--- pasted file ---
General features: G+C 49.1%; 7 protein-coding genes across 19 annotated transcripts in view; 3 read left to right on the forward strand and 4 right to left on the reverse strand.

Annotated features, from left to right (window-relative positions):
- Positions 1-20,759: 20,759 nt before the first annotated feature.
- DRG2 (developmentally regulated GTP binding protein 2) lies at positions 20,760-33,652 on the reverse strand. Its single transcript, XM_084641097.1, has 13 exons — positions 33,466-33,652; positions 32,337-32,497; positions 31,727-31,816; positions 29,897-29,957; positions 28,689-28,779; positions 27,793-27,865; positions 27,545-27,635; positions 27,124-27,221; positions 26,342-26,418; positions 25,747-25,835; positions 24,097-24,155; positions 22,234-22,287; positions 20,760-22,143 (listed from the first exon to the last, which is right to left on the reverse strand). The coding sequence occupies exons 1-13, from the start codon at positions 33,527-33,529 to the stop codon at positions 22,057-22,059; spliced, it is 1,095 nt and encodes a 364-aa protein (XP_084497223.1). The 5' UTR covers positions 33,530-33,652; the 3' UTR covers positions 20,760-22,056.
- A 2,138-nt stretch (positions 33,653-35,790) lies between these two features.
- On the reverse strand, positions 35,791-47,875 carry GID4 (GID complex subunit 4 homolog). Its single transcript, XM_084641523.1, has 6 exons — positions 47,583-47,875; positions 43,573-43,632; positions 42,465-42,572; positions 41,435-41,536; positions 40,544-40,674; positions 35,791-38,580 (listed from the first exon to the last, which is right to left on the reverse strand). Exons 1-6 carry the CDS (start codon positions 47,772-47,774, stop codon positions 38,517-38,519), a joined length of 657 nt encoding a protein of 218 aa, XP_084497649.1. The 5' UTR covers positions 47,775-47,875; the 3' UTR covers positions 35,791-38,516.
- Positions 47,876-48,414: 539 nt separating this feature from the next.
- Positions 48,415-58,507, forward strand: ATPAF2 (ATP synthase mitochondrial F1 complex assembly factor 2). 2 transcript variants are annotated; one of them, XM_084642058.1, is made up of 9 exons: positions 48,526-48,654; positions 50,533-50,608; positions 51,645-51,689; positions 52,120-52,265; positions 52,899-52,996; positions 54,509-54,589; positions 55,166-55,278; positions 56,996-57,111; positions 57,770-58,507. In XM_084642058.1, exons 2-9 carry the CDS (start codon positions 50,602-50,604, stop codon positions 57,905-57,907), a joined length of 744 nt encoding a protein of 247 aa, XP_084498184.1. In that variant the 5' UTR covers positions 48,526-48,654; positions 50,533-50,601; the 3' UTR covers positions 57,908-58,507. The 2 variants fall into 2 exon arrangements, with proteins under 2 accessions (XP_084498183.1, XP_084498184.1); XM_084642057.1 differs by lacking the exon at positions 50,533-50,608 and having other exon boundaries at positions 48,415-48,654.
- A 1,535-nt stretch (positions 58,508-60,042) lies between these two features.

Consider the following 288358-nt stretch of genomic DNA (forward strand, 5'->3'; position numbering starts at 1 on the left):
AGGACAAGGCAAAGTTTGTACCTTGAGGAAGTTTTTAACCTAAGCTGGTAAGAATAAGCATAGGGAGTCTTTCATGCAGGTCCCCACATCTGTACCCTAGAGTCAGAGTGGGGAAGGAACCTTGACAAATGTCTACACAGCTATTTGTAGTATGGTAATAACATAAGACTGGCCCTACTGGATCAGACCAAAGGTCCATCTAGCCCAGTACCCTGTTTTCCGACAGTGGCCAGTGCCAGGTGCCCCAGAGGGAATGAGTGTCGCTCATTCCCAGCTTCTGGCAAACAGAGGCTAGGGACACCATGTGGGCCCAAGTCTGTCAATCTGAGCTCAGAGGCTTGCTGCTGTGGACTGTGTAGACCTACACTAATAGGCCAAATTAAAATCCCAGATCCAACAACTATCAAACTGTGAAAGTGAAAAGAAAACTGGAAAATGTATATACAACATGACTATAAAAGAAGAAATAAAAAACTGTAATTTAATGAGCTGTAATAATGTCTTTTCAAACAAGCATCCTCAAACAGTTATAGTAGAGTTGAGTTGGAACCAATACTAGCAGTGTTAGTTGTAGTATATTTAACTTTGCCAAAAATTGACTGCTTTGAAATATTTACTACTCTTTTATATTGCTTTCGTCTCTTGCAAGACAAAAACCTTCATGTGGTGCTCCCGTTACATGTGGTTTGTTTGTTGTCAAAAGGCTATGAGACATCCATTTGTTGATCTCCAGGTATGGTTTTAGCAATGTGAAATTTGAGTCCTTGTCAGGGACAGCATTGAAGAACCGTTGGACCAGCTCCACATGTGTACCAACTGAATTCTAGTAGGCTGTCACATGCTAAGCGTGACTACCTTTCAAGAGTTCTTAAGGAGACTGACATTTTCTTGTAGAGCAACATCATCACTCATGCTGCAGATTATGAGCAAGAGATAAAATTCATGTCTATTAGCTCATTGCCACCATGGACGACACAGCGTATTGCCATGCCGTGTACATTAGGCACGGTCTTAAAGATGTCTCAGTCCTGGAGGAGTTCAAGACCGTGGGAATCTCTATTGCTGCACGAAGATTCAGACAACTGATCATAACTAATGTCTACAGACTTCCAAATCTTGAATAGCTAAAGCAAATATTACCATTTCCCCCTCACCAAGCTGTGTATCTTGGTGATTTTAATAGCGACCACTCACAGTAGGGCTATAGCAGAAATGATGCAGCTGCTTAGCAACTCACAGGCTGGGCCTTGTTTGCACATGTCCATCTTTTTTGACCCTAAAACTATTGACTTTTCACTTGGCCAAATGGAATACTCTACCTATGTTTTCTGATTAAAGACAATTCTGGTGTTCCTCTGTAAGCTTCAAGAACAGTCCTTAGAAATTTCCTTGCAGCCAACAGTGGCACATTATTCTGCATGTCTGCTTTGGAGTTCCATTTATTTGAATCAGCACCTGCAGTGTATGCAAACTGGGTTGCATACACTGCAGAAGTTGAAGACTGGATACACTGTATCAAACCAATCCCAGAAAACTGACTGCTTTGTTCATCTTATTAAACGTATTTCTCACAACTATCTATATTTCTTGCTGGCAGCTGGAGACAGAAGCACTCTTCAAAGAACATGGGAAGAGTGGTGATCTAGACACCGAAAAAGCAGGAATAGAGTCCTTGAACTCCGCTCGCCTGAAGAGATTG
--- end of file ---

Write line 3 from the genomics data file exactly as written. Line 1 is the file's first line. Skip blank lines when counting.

- Positions 1-20,759: 20,759 nt before the first annotated feature.